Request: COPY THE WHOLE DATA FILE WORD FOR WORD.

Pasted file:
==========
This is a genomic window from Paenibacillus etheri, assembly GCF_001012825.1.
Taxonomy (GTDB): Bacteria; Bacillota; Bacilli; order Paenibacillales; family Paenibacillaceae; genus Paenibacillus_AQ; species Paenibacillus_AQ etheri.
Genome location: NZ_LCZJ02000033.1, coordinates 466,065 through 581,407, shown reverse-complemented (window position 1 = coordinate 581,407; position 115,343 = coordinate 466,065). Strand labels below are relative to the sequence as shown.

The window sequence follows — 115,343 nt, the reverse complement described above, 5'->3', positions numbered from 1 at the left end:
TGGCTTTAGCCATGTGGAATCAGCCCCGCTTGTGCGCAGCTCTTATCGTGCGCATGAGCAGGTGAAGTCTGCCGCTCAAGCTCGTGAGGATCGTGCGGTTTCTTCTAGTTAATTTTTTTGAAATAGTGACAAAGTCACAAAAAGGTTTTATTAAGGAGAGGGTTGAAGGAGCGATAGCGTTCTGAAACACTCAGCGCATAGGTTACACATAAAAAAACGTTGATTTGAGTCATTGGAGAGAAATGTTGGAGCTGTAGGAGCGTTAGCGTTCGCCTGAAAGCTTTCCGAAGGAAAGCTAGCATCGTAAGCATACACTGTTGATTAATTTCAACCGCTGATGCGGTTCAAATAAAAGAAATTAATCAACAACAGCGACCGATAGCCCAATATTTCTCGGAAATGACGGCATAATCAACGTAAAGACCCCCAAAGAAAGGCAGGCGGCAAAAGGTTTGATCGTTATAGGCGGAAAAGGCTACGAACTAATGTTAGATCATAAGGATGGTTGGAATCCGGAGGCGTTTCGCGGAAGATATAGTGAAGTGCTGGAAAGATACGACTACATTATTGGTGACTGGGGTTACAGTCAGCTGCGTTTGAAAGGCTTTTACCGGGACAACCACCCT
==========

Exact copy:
This is a genomic window from Paenibacillus etheri, assembly GCF_001012825.1.
Taxonomy (GTDB): Bacteria; Bacillota; Bacilli; order Paenibacillales; family Paenibacillaceae; genus Paenibacillus_AQ; species Paenibacillus_AQ etheri.
Genome location: NZ_LCZJ02000033.1, coordinates 466,065 through 581,407, shown reverse-complemented (window position 1 = coordinate 581,407; position 115,343 = coordinate 466,065). Strand labels below are relative to the sequence as shown.

The window sequence follows — 115,343 nt, the reverse complement described above, 5'->3', positions numbered from 1 at the left end:
TGGCTTTAGCCATGTGGAATCAGCCCCGCTTGTGCGCAGCTCTTATCGTGCGCATGAGCAGGTGAAGTCTGCCGCTCAAGCTCGTGAGGATCGTGCGGTTTCTTCTAGTTAATTTTTTTGAAATAGTGACAAAGTCACAAAAAGGTTTTATTAAGGAGAGGGTTGAAGGAGCGATAGCGTTCTGAAACACTCAGCGCATAGGTTACACATAAAAAAACGTTGATTTGAGTCATTGGAGAGAAATGTTGGAGCTGTAGGAGCGTTAGCGTTCGCCTGAAAGCTTTCCGAAGGAAAGCTAGCATCGTAAGCATACACTGTTGATTAATTTCAACCGCTGATGCGGTTCAAATAAAAGAAATTAATCAACAACAGCGACCGATAGCCCAATATTTCTCGGAAATGACGGCATAATCAACGTAAAGACCCCCAAAGAAAGGCAGGCGGCAAAAGGTTTGATCGTTATAGGCGGAAAAGGCTACGAACTAATGTTAGATCATAAGGATGGTTGGAATCCGGAGGCGTTTCGCGGAAGATATAGTGAAGTGCTGGAAAGATACGACTACATTATTGGTGACTGGGGTTACAGTCAGCTGCGTTTGAAAGGCTTTTACCGGGACAACCACCCT